From left: Mack Shields, Keith Rodger, Kurt Loewen, Ian Griffiths and Paul Wolda from Tequila Mockingbird Orchestra are headed to Errington hall on April 6 with an ecclectic, Eastern-European dance music stylings. — Amy Braun photo

Five-man band to bring east euro stylings to Errington

Tequila Mockingbird Orchestra to perform April 6

A Victoria-born band will bring dance, gypsy and flamenco-inspired stylings from Europe to Errington War Memorial Hall on Friday, April 6.

Five-man band Tequila Mockingbird Orchestra (TMO) is made up of singer-guitarist Kurt Loewen, singer-accordionist Ian Griffiths, singer-percussionist Paul Wolda, fiddler Mack Shields and bassist Keith Rodger. Together, they bring a variety of sound, from the slow and haunting, to the soft and beautiful, to energetic and even frenetic klezmer-style tunes.

Begun around 2006, the band was more of a collective when it started out, said Loewen.

“Ian and Paul had met in university, and then a bunch of other friends joined the band, I think as many as seven of us at some point, and we basically wanted to have a lot of fun and play dance party music in the, I guess, Eastern European motif. Kind of by the end of that year, we were a solid five,” Loewen said.

Those influences came partially from Griffiths, who had learned flamenco music in Spain, a style that has some gypsy roots. A former singer contributed the music from his Russian-Jewish background.

Though the result might be an unconventional form of dance music in North America, it’s nonetheless become the band’s style. They’re bringing that style to Errington for the first time, although the group has long toured the Island, Alberta and elsewhere.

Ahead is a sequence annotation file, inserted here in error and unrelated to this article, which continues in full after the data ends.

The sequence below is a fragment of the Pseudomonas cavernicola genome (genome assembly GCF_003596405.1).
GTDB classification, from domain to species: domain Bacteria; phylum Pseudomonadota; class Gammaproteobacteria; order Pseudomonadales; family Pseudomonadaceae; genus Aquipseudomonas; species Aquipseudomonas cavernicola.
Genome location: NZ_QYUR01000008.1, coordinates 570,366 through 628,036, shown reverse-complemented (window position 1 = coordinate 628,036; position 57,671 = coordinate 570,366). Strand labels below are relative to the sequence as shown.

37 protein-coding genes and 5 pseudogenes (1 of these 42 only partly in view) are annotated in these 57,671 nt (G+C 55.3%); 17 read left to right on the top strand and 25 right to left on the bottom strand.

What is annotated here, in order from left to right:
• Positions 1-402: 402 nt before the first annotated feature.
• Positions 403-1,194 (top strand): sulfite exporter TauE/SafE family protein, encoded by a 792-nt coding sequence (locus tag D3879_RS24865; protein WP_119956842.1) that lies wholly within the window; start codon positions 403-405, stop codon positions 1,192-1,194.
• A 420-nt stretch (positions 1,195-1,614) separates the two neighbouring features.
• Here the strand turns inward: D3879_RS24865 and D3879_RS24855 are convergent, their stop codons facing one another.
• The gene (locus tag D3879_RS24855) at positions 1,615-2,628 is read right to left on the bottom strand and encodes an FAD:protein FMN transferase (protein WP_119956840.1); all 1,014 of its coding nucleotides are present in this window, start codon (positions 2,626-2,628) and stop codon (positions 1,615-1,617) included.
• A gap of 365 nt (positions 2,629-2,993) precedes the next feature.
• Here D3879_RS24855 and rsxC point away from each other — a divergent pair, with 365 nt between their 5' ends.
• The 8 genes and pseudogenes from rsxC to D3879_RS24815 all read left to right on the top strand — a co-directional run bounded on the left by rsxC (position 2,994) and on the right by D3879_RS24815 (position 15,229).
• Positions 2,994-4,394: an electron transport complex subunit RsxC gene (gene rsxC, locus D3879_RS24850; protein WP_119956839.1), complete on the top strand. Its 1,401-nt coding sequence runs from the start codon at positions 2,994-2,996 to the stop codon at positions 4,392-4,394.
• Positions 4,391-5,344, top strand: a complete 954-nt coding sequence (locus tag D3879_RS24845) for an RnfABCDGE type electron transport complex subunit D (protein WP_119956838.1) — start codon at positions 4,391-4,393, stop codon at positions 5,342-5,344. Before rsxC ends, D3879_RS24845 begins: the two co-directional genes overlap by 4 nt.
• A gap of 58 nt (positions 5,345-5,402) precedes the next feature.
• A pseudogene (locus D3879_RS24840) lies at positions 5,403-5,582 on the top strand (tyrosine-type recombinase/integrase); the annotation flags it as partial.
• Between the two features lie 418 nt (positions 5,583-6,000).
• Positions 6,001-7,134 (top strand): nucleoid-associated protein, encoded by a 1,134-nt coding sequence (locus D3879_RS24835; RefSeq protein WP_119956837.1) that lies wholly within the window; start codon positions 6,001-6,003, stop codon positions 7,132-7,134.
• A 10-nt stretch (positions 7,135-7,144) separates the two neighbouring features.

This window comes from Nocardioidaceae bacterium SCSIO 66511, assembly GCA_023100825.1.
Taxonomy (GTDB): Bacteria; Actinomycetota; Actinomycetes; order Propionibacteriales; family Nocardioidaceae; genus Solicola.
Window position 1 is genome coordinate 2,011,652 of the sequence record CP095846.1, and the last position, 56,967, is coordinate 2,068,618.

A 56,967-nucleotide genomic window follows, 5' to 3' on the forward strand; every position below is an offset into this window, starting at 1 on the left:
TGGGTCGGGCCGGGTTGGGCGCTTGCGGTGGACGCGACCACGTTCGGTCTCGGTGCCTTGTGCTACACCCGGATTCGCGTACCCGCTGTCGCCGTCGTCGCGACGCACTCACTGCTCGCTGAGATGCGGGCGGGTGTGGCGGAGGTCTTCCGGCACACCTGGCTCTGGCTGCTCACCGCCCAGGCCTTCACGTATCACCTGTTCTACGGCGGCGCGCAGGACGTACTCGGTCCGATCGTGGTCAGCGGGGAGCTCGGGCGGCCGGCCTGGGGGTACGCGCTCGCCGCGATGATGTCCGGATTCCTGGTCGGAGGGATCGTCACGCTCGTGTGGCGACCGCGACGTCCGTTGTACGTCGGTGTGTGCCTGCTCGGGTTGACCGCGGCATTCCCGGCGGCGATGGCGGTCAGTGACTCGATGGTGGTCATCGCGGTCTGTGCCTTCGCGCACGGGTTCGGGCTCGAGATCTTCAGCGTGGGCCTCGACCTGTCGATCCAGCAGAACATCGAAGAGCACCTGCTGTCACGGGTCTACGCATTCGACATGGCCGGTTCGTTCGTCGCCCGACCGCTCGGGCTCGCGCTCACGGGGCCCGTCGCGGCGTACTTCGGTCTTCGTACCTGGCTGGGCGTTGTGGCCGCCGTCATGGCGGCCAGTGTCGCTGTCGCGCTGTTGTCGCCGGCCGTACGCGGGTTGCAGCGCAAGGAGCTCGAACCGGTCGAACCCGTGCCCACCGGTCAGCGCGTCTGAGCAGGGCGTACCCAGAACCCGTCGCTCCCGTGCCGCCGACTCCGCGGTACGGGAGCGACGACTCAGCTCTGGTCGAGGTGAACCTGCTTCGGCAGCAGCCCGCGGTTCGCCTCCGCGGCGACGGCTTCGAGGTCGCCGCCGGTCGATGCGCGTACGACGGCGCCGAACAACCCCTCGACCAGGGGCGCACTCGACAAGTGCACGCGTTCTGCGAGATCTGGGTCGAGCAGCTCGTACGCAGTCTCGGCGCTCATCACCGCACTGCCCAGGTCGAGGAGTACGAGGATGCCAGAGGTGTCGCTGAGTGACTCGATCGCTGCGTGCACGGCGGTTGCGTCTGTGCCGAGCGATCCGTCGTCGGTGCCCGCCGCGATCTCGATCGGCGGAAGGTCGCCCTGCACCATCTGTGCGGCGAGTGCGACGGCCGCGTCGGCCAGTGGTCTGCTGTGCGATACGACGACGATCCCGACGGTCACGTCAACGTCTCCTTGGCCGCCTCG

The band’s recent efforts have been especially true to their art, said Loewen, in part due to a change they made five years into the band’s life — going from throwing themselves into the music business machine to spending more time on the music and less time trying to do what’s expected of them to “make it.”

Four band members live in different parts of the West Coast, and one is in Edmonton, but they get together to jam and to go on tour anywhere from three to 10 months out of the year, said Loewen.

“People have other lives and other occupations, both within and outside of music,” he said.

“Although you get other opportunities by being a strict part of the music industry, you also have to sacrifice a lot of things to hit those marks. I think what I have learned from taking a step away from it — though you can’t be completely outside of it — I think it’s really allowed us to be more focused on our music and our art rather than the business side of it.

“I think that, as a result, the last three years specifically, our music has really flourished.”

Another part of that is arriving at a solid, creatively open group of five that gets along well.

“The new band, with Keith and Mack in it, the last four or five years… everybody is really nice to each other, everybody communicates really clearly, everybody is in a really good head space,” Loewen said.

That has meant a variety of styles comes out of the band’s work, with members bringing new and different ideas. If they work for the band, they do the song, Loewen said. The band’s latest offering, a five-song EP, shows that variety.

Asked what the band hopes to inspire in their audiences, Loewen said TMO seeks to create a safe space where people can be themselves and have a good time. “We always do; every time we play, we have a great time,” he said.

“We bring a lot of ourselves to the stage and we bring a lot of our hearts and a lot of our experiences into all the music that we play.”

Tequila Mockingbird Orchestra performs at 8 p.m. at Errington hall (1390 Errington Rd.) on Friday, April 6. Tickets are $20 from Cranky Dog Music in Parksville, Heaven on Earth Natural Foods in Qualicum Beach or at the Errington General Store.

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